And then she chucks another jawdropper. The first non-breast milk meal Lakshmi gives her daughter are a few sips beef broth at a hawker stall in Singapore. The result? Brahmin guilt. “I prided myself on how well one could eat following a Hindu Brahmin lacto-vegetarian diet. I had extolled its virtues on many occasions and truly believed in its merits. I know what had happened, while an accident, was also karmic retribution for all the bodies of animals I had consumed in my life and career in food”. Yes, really.

Who would have known that the saffron brigade had an ally in the glamourous Lakshmi, who without irony refers to her ex-husband as a “fundamentalist atheist” and to herself, repeatedly, as a “secular Hindu”? After watching the author eat everything from live snails to her own placenta, it’s the reader who’s left with a bad taste in the mouth.

Y I K E S!! @ bjp: you have a star campaigner right here!! :/

the review:- https://sharanyamanivannan.in/2016/05...
Profile Image for Kelsey.
328 reviews24 followers
March 15, 2017
I was totally not expecting to love this book as much as I did. I came to this entirely from a perspective of only knowing Padma from Top Chef. I had no idea she was a writer, a model, co-founder of a foundation, or any of the multiple things this fabulous woman is.
I was not expecting this book to be so completely feminist, both in it's frank discussion of the way women are treated in not only India but here in the United States, and to her memories of her mother, her grandmother, and the countless women that surrounded her throughout her childhood and adult life. It is full of women, all having equal amounts of strengths and weaknesses. All of them bringing their lives together and closing that circle of influence around her.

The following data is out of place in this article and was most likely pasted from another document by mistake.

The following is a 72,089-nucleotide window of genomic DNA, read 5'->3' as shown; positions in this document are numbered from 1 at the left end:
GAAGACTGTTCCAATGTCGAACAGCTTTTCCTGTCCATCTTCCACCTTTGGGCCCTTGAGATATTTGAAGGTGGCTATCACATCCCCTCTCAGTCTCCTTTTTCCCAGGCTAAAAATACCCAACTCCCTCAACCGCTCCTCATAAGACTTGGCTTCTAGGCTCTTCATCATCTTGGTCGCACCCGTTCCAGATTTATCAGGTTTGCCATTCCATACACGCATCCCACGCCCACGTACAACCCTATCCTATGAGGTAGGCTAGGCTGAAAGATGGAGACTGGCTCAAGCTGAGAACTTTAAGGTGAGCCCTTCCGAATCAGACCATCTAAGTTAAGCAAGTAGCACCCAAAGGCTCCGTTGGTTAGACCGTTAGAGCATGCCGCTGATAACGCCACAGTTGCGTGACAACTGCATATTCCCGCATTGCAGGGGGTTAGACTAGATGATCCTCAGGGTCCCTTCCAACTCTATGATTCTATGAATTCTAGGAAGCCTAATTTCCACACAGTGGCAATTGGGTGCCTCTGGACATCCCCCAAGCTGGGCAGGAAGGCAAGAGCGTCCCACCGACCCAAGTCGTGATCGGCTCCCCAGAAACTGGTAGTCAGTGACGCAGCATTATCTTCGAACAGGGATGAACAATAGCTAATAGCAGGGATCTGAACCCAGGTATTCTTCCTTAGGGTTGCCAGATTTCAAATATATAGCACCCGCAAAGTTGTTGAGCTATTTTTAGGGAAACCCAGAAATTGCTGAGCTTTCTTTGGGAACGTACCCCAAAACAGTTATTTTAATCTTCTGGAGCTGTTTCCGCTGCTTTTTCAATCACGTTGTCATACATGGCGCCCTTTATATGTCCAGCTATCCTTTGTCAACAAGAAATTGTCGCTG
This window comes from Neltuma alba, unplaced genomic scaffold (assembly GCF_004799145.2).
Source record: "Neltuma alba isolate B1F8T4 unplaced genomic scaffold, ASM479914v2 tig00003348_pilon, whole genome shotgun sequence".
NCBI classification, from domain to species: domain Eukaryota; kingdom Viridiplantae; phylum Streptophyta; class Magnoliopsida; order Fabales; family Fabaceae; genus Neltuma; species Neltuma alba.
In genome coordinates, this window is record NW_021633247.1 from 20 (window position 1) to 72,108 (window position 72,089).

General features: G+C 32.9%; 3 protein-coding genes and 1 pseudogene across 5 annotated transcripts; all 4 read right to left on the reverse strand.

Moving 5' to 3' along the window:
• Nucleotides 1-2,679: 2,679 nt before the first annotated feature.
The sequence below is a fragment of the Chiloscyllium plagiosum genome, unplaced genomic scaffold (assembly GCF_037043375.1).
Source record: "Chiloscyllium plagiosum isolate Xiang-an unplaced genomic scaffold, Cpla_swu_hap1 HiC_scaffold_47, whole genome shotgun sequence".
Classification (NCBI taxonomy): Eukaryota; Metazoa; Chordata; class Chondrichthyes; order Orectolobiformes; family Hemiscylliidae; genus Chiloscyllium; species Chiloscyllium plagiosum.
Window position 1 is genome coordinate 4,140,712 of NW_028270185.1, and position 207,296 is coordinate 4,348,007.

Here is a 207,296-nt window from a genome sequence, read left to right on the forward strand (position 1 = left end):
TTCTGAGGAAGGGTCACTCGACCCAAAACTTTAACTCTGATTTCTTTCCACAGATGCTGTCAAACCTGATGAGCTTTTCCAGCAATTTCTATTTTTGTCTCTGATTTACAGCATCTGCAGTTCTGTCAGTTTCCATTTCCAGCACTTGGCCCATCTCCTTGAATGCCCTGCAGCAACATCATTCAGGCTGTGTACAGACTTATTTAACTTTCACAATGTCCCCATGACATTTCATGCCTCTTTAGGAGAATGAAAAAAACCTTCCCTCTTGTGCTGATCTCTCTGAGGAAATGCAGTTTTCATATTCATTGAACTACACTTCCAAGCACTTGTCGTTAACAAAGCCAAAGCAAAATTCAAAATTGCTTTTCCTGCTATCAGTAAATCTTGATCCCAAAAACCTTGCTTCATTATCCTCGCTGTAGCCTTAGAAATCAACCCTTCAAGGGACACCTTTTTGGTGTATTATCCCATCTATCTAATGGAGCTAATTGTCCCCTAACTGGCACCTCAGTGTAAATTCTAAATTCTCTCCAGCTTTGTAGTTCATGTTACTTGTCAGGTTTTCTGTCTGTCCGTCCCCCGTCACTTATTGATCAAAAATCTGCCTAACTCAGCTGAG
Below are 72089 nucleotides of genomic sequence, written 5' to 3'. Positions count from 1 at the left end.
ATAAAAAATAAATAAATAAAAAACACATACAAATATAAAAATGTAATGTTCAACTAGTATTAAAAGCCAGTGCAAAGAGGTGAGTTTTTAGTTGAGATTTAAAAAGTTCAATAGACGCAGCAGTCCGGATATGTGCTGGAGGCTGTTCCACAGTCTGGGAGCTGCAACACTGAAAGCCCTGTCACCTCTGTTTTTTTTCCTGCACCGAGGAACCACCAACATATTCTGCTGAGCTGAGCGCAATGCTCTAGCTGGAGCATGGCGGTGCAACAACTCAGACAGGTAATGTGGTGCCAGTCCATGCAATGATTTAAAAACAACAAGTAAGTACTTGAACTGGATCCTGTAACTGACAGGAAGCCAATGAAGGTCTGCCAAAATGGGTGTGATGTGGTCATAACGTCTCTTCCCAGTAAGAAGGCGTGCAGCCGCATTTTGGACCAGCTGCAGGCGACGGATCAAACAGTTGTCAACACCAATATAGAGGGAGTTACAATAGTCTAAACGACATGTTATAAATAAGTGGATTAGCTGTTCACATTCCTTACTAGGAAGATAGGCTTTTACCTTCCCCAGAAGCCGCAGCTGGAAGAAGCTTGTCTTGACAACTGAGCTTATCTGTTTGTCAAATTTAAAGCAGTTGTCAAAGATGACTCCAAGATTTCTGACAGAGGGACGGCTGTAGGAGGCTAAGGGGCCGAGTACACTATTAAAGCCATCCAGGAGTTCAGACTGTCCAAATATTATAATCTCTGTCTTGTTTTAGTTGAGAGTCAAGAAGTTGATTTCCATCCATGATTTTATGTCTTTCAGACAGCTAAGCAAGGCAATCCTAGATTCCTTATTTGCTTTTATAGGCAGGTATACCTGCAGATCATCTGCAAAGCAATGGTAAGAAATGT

I was not expecting her to be so open about her personal struggles with her physical and mental health. I noticed a lot of people in their own reviews saying she seems to feel sorry for herself and needs to buck up and deal with it, because she is a beautiful, rich celebrity. Clearly, these same people also have no idea how depression (or mental health as a whole) works.
But above all, I was definitely not expecting her to be such a talented writer.
Maybe I am just coming off of a weekend where I both finished this on Sunday morning after watching Beyonce drop "Lemonade" the night before, but damn. This book was quietly incredible and all of my lady friends need to pick it up.
65 reviews4 followers
May 15, 2016
Ok. Could be a 2.5 or 3. Interesting to me because of her references to the specific parts of India that might my family is from. Writing was hard to stick with in the middle. It was also hard for me to find her likeable.
Profile Image for Priya.
235 reviews73 followers
August 12, 2016
I'm not really into memoirs, but I picked this up because (1) Padma Lakshmi! and (2) Salman Rushdie! :-) Yeah yeah, I know. I've seen her culinary and travel shows and was always intrigued how a model like her married a world famous writer, twice her age. Well, I got the whole story now!

As a memoir, it is an honest account of her life, without embellishing the good bits or glazing over the bad. But as a book, it was a bit convoluted and all over the place. There is no clear chronology and the prose is very inconsistent - there are some brilliant allegories and beautiful imagery but in some places it reads like a college report. She has tried to bring out her life along with the dominant food during that phase of her life and, while the idea is great, the execution is flawed. Most of the dishes are forgettable and the recipes lack that little magical element which they should have had for the mere fact that they made it to the book.

I enjoyed her account of her childhood in South India, maybe because it resembled my summer vacations at my maternal grandparents' village. There was some wonderful prose there. But the account of the rest of her journey, mostly in America, was very insipid. She had some really troubling experiences and I feel it could've been conveyed better instead of the vapid prose that I read instead.